Anyway, I'm not really sure what to do now. Does anyone have any experience with this, or any advice? Is this technically abuse? Am I just overreacting? Should I call someone, and if so, who? Do I even have any grounds to call someone? I would feel really guilty if I reported it and nothing was going on. I would really appreciate any opinions or advice about this and what I should do.
  2. That is a sad situation. It doesn't seem right. Poor lady just wants to go outside, and not be yelled at like that. He might even abuse her, but of course we don't know that. I would honestly call someone, not sure who would take care of this though. Maybe call the non emergency for the cops and tell them the story and say it's worth looking into. Please do something about this, you could be her only hope.
  3. please call the police. how do you even know it's his mother in there? this just reminds me of the west virginia torture case. he could be keeping some poor lady locked up in there against her will. definitely call the police anonymously and have them check it out.
  4. Wow, that is sad how he traps his mom inside. No matter what illness the mother has, he needs to let her go outside.. At least a little walk outside. That is not good to stay in the house and never come out.. Just the thought of it depresses me... And you even saw her trying to get out, so that shows she really wants to get out.... When you talk to this guy, does he sound normal or does her seem a little weird.. I think you should ask him about his mom. Since he talks so much, the next time he talks to you, try to bring up the subject of his mother. Ask him if you can visit her, or tell him you would like to meet his mom...
  5. This is strange but my feeling is that he talks to you to get your trust so you wouldn't think about reporting him. You said something about the woman being about 4 ft. With all the strange things going on lately with kids, he might have kidnapped someone and keeping him/her locked up. Yep, I would call the cops. Please don't take your time. Call as soon as you can.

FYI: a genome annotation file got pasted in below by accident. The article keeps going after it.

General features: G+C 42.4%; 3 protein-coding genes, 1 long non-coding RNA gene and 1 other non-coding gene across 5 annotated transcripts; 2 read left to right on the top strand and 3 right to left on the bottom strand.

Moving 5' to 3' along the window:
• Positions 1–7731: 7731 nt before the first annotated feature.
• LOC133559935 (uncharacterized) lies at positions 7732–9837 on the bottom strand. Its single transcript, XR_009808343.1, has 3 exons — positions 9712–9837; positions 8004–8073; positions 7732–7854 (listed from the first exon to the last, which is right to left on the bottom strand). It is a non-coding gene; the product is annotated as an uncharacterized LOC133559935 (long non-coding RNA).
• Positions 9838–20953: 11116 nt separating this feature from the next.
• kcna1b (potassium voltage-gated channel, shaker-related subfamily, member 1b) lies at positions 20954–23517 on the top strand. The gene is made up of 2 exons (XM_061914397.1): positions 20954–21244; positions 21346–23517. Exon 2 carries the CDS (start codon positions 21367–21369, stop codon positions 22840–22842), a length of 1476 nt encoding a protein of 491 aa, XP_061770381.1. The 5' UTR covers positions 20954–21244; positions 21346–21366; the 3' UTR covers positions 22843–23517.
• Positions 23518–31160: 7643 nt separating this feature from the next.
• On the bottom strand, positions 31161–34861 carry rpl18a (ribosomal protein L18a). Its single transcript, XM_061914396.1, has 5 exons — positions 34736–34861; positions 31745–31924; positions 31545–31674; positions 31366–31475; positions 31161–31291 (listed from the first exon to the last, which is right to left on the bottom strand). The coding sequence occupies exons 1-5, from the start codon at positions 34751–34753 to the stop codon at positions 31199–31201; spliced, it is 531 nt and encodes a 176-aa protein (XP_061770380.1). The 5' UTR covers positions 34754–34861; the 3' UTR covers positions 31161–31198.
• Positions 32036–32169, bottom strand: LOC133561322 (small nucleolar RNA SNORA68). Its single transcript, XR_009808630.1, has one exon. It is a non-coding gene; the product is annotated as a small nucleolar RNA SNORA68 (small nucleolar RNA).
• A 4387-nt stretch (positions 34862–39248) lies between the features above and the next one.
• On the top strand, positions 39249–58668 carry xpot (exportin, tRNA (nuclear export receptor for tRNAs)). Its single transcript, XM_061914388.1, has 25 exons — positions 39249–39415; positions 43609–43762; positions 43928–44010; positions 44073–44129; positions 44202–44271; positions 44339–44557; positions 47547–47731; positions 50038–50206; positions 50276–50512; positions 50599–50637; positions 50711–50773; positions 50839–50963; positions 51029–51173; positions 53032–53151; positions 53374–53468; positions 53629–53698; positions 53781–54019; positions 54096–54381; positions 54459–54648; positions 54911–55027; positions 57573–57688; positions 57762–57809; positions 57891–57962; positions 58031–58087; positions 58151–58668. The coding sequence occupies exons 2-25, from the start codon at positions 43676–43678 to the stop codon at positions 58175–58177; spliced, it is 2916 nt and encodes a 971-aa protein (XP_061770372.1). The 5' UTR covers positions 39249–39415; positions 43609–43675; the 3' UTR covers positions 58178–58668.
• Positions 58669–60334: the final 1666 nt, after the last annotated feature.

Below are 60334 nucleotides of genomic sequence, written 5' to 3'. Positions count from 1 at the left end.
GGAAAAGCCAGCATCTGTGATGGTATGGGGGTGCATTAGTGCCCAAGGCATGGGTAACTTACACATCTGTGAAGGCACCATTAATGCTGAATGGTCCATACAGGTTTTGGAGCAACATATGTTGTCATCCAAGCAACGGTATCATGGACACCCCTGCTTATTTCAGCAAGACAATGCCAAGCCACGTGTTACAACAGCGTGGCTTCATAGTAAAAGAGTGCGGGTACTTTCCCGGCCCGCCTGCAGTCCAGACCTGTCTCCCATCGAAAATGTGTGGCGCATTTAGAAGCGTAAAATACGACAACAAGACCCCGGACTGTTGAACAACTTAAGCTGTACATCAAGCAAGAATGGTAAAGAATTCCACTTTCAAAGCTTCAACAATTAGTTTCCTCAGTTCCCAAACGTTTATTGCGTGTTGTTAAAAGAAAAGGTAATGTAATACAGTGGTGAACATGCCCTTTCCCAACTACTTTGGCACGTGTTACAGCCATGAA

6. I agree with all the ladies here. Something is not ight here. Please do something about it ASAP. You don't wanna wait till it's too late...
  7. So...nobody thinks I'm overreacting? And I'm totally justified in trying to report him despite the minimal evidence?
  8. YES! Please do something before it's too late.
  9. Are you able to call adult protective services in your area? I think you should definitely alert somebody about the situation and try to help the woman.
  10. I don't think that you are overreacting & you should definitely follow your instincts. Often we shouldn't but do ignore those nagging little feelings that tell us something is wrong. It's so much better to play it safe & have the police investigate. If nothing bad is going on then really no harm done but if there is abuse then it needs to be stopped. If you're anything like me, you will always wonder about that little old lady & whether she needed help. Best of luck & kudos to you for being a concerned & caring citizen.:flowers::flowers::flowers:
  11. You need to call someone, the police???? Can you do it on a hotline where they have no record of who you are? You don't want him coming after you if he is unstable. If the lady is so short--she may not be his mother but a child. Trust your instincts. Can you talk to a counsler at school. I am sure there are social services that can check this whole situation out.
  12. I would check with whatever department in your local government deals with Seniors and they should at least be able to point you in the right direction.

    It could be that all the various nightmarish possibilities that come to mind are happening, or it could be just a case of the son not really having the level of emotional and mental health that a care-giver needs to have.

    Whatever the situation, both need to be hooked up with some help.